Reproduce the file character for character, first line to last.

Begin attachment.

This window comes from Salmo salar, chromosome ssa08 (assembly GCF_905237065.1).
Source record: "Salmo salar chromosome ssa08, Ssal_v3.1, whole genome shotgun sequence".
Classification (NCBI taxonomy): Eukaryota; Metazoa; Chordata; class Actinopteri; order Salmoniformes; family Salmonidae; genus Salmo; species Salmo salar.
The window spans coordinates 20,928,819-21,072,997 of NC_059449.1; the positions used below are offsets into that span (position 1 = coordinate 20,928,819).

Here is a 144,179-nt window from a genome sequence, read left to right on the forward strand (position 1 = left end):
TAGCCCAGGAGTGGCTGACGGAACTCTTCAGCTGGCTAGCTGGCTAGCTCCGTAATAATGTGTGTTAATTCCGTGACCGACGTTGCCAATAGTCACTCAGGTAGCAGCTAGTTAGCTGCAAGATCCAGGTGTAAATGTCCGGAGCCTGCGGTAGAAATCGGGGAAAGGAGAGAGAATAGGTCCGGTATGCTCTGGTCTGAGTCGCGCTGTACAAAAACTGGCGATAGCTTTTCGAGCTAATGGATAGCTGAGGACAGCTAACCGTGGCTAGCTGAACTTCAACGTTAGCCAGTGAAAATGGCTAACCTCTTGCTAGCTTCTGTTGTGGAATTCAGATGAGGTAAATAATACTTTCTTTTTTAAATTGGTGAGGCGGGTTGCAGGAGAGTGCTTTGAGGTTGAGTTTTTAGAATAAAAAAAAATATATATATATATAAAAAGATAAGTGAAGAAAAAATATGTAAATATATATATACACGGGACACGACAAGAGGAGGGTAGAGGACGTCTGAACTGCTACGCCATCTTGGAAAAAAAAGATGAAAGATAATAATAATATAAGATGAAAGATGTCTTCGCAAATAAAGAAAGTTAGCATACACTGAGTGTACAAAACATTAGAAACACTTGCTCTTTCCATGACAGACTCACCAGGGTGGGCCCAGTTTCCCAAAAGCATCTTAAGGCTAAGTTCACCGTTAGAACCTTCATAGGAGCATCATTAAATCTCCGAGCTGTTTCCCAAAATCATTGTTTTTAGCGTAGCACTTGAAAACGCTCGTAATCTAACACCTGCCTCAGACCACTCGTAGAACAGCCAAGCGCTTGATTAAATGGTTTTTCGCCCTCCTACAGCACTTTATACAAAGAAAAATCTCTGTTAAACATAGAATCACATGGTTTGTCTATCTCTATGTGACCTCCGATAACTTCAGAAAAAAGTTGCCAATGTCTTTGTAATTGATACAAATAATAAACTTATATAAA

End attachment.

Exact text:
This window comes from Salmo salar, chromosome ssa08 (assembly GCF_905237065.1).
Source record: "Salmo salar chromosome ssa08, Ssal_v3.1, whole genome shotgun sequence".
Classification (NCBI taxonomy): Eukaryota; Metazoa; Chordata; class Actinopteri; order Salmoniformes; family Salmonidae; genus Salmo; species Salmo salar.
The window spans coordinates 20,928,819-21,072,997 of NC_059449.1; the positions used below are offsets into that span (position 1 = coordinate 20,928,819).

Here is a 144,179-nt window from a genome sequence, read left to right on the forward strand (position 1 = left end):
TAGCCCAGGAGTGGCTGACGGAACTCTTCAGCTGGCTAGCTGGCTAGCTCCGTAATAATGTGTGTTAATTCCGTGACCGACGTTGCCAATAGTCACTCAGGTAGCAGCTAGTTAGCTGCAAGATCCAGGTGTAAATGTCCGGAGCCTGCGGTAGAAATCGGGGAAAGGAGAGAGAATAGGTCCGGTATGCTCTGGTCTGAGTCGCGCTGTACAAAAACTGGCGATAGCTTTTCGAGCTAATGGATAGCTGAGGACAGCTAACCGTGGCTAGCTGAACTTCAACGTTAGCCAGTGAAAATGGCTAACCTCTTGCTAGCTTCTGTTGTGGAATTCAGATGAGGTAAATAATACTTTCTTTTTTAAATTGGTGAGGCGGGTTGCAGGAGAGTGCTTTGAGGTTGAGTTTTTAGAATAAAAAAAAATATATATATATATAAAAAGATAAGTGAAGAAAAAATATGTAAATATATATATACACGGGACACGACAAGAGGAGGGTAGAGGACGTCTGAACTGCTACGCCATCTTGGAAAAAAAAGATGAAAGATAATAATAATATAAGATGAAAGATGTCTTCGCAAATAAAGAAAGTTAGCATACACTGAGTGTACAAAACATTAGAAACACTTGCTCTTTCCATGACAGACTCACCAGGGTGGGCCCAGTTTCCCAAAAGCATCTTAAGGCTAAGTTCACCGTTAGAACCTTCATAGGAGCATCATTAAATCTCCGAGCTGTTTCCCAAAATCATTGTTTTTAGCGTAGCACTTGAAAACGCTCGTAATCTAACACCTGCCTCAGACCACTCGTAGAACAGCCAAGCGCTTGATTAAATGGTTTTTCGCCCTCCTACAGCACTTTATACAAAGAAAAATCTCTGTTAAACATAGAATCACATGGTTTGTCTATCTCTATGTGACCTCCGATAACTTCAGAAAAAAGTTGCCAATGTCTTTGTAATTGATACAAATAATAAACTTATATAAA